Still, a couple of things differ from the usual paralysing anxiety. Since I’ve decided to keep blogging despite the discomfort of letting people read my writing, I have an easier time actually starting to write. I know now that even if I don’t like the result, I’ve made myself a promise that I don’t want to break. So I just write and see where it takes me.

I also notice a slight shift in my attitude towards writing about different topics. Usually I doubt whether my writing could do any subject justice, but knowing I can force myself to write about this makes me wonder if I can force myself to write about other things, too. Y’know, without trembling at the thought of not knowing exactly what to say.

I didn’t know what to say when I started writing this, but I’m still enjoying it. Worries about whether the writing is clear, concise and in my own voice still niggle at me, but I’m ignoring them and letting my thoughts flow a little more freely. As I become more comfortable with time, I suspect I won’t be constantly editing as much either.

It’s a weird project, this. For once I feel like my worries can’t stop me, because the whole point of this is to write through the worries. The biggest challenge will undoubtedly be to publish this, and I’m excited to see how I’ll feel. Relieved that I actually published something? Embarrassed that it’s not a stunning piece of prose? Experience says both.

‘Til next time!

Making blogging mistakes

I just wrote about my blogging history when I realised I’d rather write about making mistakes. More specifically, what happens when you don’t allow yourself to make mistakes as a blogger. I’m not very well versed in making them, as I’ve never given myself the chance to.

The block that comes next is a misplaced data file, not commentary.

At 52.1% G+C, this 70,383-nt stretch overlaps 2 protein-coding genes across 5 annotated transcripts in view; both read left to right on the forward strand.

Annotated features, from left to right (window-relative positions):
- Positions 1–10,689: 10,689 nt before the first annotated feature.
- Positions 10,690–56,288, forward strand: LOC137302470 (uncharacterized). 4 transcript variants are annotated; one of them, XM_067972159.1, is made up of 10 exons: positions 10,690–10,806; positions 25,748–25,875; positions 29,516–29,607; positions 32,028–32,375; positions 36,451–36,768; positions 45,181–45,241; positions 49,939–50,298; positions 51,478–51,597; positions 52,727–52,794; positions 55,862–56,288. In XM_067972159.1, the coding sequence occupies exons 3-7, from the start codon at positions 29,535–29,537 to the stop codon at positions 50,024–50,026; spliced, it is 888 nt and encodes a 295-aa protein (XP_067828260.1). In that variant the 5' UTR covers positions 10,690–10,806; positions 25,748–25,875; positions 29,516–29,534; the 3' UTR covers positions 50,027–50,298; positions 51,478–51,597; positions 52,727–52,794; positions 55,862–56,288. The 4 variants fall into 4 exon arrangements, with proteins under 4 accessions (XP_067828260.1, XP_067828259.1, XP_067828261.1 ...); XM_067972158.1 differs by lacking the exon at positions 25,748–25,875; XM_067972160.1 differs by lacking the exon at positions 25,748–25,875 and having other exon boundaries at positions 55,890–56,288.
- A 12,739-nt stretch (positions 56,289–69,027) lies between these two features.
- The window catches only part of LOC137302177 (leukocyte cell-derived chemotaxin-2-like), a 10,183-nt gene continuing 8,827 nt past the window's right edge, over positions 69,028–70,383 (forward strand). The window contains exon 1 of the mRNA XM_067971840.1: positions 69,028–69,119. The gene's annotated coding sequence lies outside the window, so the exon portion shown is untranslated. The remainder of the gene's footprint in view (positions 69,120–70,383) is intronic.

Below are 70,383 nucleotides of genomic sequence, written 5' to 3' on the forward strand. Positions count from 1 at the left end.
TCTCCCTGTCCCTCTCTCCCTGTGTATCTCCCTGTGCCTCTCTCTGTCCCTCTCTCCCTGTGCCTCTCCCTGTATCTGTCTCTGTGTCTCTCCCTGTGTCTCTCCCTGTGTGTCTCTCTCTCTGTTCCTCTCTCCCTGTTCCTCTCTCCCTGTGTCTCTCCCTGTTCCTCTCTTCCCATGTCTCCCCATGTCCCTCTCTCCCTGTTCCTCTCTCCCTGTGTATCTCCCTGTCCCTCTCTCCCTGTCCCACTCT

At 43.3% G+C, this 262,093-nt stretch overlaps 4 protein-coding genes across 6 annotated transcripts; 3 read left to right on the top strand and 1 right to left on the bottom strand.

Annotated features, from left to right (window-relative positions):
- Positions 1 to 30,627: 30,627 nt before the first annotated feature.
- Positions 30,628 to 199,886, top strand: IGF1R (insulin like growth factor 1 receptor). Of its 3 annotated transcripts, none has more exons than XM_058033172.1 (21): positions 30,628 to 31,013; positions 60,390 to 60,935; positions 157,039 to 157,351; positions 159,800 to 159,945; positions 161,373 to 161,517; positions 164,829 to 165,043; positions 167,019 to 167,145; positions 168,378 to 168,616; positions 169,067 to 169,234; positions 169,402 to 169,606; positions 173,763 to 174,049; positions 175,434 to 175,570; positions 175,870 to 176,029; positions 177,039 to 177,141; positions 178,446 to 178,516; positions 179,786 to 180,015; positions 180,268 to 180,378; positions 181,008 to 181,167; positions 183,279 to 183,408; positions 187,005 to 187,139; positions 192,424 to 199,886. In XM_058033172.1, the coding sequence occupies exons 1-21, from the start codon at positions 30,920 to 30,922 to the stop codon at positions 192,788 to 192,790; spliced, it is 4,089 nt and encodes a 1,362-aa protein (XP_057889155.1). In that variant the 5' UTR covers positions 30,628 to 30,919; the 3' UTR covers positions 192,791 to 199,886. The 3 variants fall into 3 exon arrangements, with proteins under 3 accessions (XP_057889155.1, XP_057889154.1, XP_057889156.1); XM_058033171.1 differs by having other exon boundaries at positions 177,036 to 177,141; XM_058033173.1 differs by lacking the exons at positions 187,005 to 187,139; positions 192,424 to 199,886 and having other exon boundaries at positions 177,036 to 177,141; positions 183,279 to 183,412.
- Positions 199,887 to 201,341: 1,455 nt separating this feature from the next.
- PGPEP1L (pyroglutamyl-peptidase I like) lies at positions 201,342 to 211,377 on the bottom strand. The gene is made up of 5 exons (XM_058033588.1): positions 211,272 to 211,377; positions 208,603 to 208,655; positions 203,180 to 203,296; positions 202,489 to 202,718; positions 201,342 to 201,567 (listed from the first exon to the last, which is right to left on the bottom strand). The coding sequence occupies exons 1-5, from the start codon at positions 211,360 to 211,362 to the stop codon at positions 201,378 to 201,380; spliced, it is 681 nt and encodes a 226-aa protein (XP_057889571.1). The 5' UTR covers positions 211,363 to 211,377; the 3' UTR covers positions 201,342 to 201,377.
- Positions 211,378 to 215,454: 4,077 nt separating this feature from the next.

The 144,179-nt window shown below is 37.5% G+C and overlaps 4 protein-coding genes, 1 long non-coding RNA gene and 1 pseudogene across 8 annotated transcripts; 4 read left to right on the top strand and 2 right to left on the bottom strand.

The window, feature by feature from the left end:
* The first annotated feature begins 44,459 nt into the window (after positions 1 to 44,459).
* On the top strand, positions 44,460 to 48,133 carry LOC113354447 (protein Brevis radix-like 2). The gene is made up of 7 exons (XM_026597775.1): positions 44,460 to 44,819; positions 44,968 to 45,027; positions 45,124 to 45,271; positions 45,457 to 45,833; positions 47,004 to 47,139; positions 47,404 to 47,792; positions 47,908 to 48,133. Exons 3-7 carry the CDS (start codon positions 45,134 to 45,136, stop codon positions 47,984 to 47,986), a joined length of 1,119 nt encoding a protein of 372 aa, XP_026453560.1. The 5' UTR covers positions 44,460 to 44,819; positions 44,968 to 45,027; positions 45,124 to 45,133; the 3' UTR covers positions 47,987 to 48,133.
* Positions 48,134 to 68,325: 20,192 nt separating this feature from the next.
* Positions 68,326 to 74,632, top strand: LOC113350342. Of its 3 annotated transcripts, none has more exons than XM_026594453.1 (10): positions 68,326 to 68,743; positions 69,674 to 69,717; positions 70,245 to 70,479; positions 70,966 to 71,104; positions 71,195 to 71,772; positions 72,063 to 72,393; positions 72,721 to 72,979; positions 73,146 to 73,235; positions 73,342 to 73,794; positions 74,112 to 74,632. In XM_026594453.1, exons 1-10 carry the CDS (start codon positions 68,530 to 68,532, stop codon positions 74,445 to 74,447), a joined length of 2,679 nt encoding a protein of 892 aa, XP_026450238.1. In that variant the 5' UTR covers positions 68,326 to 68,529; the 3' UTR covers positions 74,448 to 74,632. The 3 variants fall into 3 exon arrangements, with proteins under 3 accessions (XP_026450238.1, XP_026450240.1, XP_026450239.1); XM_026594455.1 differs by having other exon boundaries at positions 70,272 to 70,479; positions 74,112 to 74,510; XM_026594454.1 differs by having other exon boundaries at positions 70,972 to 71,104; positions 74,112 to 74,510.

Instead of posting consistently to the same blog, I’ve been migrating from blog to blog since I was thirteen. My hope was that the next platform would inspire me to actually keep posting, but of course it never did. When you’re paralysed at the thought of making mistakes, you don’t keep posting. Instead you might do what I did, which was to create a fresh start for myself each time my old words felt stale and uninspired. And they always, always did after a very short amount of time.

Even though they still do, I don’t migrate as much anymore. Instead I keep silent. What’s the point in posting when I’ll be embarrassed by what I write immediately after I’ve written it?

I’d call that embarrassment growth, but growth happens over time. This was me wanting to be better before I actually was. I didn’t want those clunky sentences and the obvious self-consciousness to represent me, but that’s where I was. That’s the way I wrote. I just couldn’t face the level my writing was at, and my inner critic made sure I knew right after (and often during) writing.

So I was denied the blogging mistakes almost everyone makes and grows from, like not carving out a clear enough niche and not connecting with other bloggers, because I couldn’t keep a blog long enough to make them. I really wanted to be seen for the good, but couldn’t stand the thought of people seeing the bad.

Thing is, I really, really want to correct this. This time around I want to weather the discomfort like a friggin’ cactus in a sandstorm. I’ll live with bad to mediocre writing and try to become a serious blogger in the process.

Consistent blogging, here I come.

(If you want to try the same thing, please do let me know. Company is awesome.)